It’s all about the base…
The world monetary system used to be based on gold, but nowadays it is all based on trust. As governments around the world accrue more debt and experience a drop in income (GDP), trust in governments may be at an all-time low.
In recent weeks, it has come to light that some Chinese were just pretending to have gold. So far, 83 tonnes of gilded metal, reportedly worth billions, was discovered to be just gold-plated copper. This revelation obviously caused a shock to the markets.
It is not only the bullion holder who loses money when his cache is revealed to be almost worthless. Investors who backed the bank who lent money to the frauds based on their “gold” holdings have also lost, and investors who borrowed money from the unfortunate bank to create real estate developments will also be disadvantaged.
For millennia, gold has been a global monetary standard, and when its value is debased, tragedy ensues. As some may be aware, the Chinese character for ‘crisis’ is the same as the character for ‘opportunity’. There is always a boom on somewhere…
Enter the crypto
It is rare for gold to be faked, but not unheard of, as with the Chinese story this year. Some insiders claim that some US gold is actually gold-plated tungsten, but this has not been confirmed. Bitcoin has a far shorter history than the precious metal, but is often spoken of as ‘digital gold’.
Bitcoin is a commodity which is, like gold, is in short supply, and holds it value due to its rarity. Unlike gold, however, bitcoin cannot be faked, as there is an immutable blockchain which verifies and records every transaction. If there is a whiff of fraud, the fraudsters can be identified, and the blockchain rolled back and repaired.
There are some of a certain age who will always trust gold and not trust bitcoin, yet the boomers are aging and dying, whilst the next computer-savvy generation is growing. Aside from being “unfakeable”, bitcoin has an advantage in that small amounts can be readily accepted for small purchases, and large transactions can occur in seconds, across borders.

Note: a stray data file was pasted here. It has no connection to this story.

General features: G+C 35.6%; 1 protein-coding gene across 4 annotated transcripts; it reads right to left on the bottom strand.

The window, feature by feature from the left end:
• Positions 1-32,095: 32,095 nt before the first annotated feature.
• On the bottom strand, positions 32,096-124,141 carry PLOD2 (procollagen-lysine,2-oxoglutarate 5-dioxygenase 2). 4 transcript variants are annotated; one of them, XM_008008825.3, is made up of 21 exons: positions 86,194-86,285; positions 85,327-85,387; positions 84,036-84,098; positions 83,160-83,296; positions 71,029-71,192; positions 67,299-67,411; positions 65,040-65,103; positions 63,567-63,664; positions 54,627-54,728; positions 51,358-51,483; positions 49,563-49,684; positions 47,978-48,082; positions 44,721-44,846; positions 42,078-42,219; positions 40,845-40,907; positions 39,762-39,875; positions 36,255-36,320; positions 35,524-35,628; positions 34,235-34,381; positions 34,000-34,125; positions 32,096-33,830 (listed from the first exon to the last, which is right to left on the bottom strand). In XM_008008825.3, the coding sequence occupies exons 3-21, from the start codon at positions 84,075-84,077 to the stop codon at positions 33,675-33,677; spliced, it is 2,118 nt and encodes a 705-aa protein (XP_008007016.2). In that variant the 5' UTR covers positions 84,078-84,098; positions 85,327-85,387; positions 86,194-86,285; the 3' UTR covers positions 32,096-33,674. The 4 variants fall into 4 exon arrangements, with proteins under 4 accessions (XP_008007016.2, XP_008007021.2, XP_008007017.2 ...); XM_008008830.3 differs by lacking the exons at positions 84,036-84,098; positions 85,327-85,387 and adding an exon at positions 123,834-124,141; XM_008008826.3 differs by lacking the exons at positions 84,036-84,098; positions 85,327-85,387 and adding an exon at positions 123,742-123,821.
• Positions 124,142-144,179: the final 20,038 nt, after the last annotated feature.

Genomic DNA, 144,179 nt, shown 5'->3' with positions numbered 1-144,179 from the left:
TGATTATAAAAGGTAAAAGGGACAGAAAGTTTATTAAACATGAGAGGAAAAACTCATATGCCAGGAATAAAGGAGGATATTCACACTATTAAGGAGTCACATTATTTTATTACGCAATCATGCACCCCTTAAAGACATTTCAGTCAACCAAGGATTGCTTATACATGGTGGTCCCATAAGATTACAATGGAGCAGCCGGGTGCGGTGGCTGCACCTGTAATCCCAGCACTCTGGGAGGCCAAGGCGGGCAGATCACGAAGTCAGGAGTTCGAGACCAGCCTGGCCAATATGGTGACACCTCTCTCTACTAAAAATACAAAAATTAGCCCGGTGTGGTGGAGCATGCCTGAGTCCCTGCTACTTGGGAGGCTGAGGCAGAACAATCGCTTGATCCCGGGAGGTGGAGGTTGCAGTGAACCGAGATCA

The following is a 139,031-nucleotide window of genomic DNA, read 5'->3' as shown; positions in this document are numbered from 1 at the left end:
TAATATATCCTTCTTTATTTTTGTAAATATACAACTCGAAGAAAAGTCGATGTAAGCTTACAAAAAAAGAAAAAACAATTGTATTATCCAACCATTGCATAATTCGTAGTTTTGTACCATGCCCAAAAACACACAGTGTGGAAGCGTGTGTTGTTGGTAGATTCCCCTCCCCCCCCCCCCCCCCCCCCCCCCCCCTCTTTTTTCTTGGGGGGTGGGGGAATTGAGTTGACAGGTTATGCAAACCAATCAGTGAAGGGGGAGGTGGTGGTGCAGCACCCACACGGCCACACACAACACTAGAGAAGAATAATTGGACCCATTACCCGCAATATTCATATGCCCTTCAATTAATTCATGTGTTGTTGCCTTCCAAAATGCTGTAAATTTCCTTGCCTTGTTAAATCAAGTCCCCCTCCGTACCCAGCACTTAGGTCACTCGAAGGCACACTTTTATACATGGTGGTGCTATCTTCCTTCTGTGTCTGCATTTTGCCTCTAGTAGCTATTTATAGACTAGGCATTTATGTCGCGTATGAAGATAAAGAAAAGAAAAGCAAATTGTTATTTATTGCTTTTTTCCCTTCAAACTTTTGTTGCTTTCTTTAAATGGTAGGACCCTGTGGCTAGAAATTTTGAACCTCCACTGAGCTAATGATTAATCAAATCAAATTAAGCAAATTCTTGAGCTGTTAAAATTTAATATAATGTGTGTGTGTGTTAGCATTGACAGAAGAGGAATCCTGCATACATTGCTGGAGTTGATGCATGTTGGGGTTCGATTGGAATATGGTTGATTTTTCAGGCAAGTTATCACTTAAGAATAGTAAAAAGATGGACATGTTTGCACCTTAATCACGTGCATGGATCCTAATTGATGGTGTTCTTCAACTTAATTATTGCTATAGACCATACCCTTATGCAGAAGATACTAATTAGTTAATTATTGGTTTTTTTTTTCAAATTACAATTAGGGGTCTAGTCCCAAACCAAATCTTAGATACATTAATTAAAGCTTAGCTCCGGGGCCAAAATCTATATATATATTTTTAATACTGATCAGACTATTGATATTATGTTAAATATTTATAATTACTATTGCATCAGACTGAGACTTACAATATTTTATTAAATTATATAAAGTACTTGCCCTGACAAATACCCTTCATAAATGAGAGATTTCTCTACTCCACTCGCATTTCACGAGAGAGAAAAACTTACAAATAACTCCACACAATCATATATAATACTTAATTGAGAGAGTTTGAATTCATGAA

Obviously, major world governments are still run by older bankers, who are more likely to adopt gold as their monetary standard. Yet there are some who speak of national currency backed by bitcoin or another cryptocurrency. The Chinese already use a digital currency to pay government employees, and rumours abound that Germany may soon follow suit, having some of its national currency backed by bitcoin, not gold.
Digital gold rush
Australia’s own Perth Mint claims to be the first to issue a cryptocurrency which is not only backed by gold, but 100% government guaranteed. Obviously, there are other commodities aside from gold which can back a currency. Venezuela trialled a petrodollar. It did not work for them, but they had a go, so you have to give them credit for trying. Maybe next time?
According to the Fed, US dollars are backed by the “full faith and credit” of the US Government. This is fine if you trust the government, but many do not trust it completely. Governments have come close to bankruptcy before, have occasionally failed in their obligations to lenders, and sometimes, the government has forcibly repossessed assets from its citizens, to prevent its own economic collapse. The US government politely called it “Executive Order 6102”; the people referred to it as “the Great Government Gold Heist”.
US citizens were required, under penalty of ten years in prison, to deliver all available gold to the government during the later days of the Great Depression. The government paid you $20 per ounce so it could rebuild its stockpiles and issue more partially-gold-backed paper currency. When citizens wanted to buy their gold back, they were charged almost double, $35/oz, a nice profit for the government who was no longer close to going broke... for a while, anyway.
History may not repeat, but it echoes…